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PFC Joseph White in North Korea.

One soldier recalls that in the days following White's defection, North Korean propaganda along the guard post increased.

They would call out our names over the speakers to come North and join him. I didn't even know the guy.

His squad found it a little amusing because of the North Koreans' poor pronunciation of their names.

There was also a North Korean soldier who would call out insults and threats to the Americans and then serenade them with Korean songs. The Americans were less than impressed with his singing voice and likened it to what "would make a frog wince."

South Korean soldiers were also talking about White's defection. Hong Duck-hwa recalls that they were told White had gone across with a M60 (machine gun).

Everybody thought White must have been a very muscular guy like [Sylvester Stallone] Rocky.

White Press Conference

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When PFC White made his “speech” in North Korea, reading through the transcripts during a question-and-answer session with North Korean press, he mentions the 1980 South Korean “Kwang-ju incident” more than three times. He also criticizes the South Korean administrations of President(s) Park Chung-hee and Chun Do-Hwan. I find it amazing that a 20-year-old kid with approximately six months in country would be so wrapped up in things like this without some assistance or coaching.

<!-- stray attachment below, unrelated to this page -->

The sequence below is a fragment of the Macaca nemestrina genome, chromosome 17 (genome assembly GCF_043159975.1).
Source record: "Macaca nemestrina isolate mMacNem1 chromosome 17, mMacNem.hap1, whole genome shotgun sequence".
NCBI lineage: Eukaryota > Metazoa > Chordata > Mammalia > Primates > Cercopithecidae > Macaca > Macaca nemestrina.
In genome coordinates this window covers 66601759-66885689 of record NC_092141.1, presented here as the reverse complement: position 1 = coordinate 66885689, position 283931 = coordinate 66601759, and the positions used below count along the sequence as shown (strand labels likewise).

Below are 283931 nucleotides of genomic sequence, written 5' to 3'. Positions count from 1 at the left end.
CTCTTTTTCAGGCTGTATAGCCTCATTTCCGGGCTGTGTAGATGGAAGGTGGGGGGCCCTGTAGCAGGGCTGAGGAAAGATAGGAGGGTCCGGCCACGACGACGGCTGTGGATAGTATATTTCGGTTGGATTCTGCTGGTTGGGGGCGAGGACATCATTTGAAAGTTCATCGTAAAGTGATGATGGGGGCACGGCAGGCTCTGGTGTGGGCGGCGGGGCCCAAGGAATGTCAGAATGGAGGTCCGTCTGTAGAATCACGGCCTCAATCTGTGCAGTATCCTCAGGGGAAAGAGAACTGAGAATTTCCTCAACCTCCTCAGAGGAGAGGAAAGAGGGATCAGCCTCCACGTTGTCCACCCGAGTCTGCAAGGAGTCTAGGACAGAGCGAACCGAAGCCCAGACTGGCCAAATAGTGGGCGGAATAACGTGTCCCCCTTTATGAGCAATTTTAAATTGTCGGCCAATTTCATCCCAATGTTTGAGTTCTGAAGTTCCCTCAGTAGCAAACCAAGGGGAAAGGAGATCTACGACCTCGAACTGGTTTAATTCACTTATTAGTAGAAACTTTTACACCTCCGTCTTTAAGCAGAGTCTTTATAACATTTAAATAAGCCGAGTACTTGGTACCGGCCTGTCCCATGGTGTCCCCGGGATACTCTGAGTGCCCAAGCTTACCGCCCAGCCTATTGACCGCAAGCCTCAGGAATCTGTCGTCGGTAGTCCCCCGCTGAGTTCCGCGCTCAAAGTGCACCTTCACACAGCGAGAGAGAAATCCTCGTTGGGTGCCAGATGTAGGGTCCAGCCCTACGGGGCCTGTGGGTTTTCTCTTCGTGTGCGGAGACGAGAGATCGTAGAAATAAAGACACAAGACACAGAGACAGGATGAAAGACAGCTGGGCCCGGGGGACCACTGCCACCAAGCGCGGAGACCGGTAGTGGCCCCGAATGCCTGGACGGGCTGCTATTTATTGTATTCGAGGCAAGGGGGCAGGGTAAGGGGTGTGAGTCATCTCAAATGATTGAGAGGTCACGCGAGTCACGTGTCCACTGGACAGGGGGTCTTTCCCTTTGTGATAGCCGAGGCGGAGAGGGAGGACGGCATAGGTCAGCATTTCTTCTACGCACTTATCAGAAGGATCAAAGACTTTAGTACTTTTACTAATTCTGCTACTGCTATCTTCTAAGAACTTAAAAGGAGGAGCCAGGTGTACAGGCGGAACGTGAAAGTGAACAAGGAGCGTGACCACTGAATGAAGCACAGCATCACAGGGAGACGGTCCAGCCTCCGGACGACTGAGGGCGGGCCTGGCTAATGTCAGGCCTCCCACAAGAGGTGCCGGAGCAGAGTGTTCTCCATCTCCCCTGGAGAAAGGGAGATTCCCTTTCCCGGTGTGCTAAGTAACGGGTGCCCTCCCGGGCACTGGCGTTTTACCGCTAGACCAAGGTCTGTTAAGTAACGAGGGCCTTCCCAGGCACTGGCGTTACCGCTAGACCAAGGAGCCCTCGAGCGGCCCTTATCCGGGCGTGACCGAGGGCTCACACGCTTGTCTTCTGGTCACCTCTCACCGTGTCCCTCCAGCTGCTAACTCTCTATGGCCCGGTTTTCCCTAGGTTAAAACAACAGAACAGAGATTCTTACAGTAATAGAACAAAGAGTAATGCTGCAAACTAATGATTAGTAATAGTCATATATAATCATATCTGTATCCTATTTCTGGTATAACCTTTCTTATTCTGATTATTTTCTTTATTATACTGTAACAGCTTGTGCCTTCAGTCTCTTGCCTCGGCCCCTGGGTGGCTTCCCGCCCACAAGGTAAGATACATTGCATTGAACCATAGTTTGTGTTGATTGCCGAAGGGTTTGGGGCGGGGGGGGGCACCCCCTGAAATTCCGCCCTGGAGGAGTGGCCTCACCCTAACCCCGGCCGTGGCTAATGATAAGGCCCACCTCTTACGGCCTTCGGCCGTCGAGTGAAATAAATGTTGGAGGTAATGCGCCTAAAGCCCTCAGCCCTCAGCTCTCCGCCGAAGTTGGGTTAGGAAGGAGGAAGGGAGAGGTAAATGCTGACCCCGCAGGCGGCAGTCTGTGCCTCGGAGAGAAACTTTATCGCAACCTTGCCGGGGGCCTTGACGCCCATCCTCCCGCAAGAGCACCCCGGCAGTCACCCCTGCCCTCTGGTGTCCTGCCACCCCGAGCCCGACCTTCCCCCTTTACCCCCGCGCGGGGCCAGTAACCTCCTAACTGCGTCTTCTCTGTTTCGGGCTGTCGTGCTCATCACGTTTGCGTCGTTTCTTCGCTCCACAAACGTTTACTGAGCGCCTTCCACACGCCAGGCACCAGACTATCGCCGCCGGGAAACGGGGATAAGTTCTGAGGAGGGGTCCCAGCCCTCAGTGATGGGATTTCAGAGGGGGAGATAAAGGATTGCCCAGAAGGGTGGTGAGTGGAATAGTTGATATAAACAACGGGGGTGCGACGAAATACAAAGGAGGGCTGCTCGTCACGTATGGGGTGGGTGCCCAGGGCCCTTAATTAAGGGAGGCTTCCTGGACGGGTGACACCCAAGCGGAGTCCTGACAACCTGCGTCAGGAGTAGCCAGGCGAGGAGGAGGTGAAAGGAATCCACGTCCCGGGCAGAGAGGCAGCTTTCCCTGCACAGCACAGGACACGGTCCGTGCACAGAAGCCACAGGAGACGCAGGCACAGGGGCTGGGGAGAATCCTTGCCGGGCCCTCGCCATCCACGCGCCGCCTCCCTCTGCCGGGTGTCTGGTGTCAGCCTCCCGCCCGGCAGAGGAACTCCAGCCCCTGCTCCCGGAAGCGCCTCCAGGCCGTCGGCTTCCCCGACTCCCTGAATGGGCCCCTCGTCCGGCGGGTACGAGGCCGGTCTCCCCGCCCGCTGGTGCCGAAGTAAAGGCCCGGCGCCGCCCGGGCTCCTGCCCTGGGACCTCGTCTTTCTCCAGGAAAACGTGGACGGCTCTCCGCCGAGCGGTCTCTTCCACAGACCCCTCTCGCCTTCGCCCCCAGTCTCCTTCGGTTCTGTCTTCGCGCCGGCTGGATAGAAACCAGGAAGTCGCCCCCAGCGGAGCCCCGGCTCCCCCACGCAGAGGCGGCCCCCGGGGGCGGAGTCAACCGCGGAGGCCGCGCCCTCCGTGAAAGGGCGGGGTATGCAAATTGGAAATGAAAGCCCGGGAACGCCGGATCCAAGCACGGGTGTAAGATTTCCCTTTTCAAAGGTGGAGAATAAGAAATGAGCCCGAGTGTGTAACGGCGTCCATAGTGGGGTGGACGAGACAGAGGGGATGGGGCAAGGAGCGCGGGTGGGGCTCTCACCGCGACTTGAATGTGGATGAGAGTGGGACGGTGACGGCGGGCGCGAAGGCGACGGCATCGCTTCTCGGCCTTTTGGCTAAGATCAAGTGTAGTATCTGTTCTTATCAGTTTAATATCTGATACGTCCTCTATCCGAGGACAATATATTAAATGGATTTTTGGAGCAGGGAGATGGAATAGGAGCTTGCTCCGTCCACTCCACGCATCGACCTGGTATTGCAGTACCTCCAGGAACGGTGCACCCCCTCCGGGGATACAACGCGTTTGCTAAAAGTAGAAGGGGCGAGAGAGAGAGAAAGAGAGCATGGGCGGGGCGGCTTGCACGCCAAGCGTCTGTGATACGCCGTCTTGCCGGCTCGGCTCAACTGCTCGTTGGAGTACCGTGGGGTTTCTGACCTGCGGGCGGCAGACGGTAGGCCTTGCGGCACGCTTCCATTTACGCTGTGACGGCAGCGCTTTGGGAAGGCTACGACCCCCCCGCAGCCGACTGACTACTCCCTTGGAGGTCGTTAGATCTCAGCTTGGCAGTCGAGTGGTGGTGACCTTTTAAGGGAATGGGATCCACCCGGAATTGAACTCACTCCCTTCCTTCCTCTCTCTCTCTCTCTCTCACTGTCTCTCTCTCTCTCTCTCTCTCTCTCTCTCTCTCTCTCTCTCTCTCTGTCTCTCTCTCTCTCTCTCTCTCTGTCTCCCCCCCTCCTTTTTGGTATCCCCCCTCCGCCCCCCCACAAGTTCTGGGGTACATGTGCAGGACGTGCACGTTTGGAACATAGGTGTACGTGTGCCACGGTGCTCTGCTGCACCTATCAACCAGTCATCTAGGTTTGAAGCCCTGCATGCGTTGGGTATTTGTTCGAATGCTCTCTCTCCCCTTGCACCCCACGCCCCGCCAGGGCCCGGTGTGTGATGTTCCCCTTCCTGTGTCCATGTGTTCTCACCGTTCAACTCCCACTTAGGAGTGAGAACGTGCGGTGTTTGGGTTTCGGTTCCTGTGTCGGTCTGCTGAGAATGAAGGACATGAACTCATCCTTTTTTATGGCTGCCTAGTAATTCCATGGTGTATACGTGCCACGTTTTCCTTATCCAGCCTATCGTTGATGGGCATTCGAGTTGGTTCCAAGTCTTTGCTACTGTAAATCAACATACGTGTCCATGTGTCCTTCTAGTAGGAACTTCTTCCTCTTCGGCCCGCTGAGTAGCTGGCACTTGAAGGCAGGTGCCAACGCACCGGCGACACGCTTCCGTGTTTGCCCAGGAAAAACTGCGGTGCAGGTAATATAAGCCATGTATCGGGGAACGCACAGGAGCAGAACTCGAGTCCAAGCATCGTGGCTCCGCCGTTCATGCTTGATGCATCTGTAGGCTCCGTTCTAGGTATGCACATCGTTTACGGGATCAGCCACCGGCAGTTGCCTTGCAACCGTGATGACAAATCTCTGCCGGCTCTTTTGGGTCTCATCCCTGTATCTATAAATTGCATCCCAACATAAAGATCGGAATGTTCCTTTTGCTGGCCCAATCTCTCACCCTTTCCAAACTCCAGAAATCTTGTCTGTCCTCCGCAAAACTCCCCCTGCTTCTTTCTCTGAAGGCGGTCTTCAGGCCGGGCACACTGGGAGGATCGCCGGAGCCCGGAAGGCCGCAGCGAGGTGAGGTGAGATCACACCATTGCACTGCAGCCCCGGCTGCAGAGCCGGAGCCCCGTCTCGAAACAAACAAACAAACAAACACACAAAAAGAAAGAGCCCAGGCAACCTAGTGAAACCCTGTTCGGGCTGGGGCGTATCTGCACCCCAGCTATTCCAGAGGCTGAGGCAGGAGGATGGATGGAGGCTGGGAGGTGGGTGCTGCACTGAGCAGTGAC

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The Foreign Broadcast Information Service Korean Affairs Report No 243 dated 24 September 12982 published the transcripts of White’s North Korean press conferences.

JOSEPH WHITE GIVES PYONGYANG PRESS CONFERENCE Pyongyang, 4 September 1982 (KCNA)

Joseph T. White a soldier of the United States Army occupying South Korea, who crossed over to the northern half of the republic some time ago in search of a political asylum was interviewed by home and foreign reporters in Pyongyang today.

Joseph T. White hailing from St. Louis, Missouri in the United States served as Private First Class in the third squad, third platoon, A Company, first battalion, 31st regiment, second division of the U.S. Army stationed in South Korea. Explaining why he sought a political refuge, he said:

The first reason is that I thought it unjustifiable for the U.S. administration to send U.S. troops to South Korea.

High ranking officers told us when we were sent to South Korea in 11arch this year that the U.S. troops were being sent to South Korea to "protect" South Korea from "aggression" from the North. But, I had some doubt of the mission of the U.S. forces in South Korea while serving in the army there.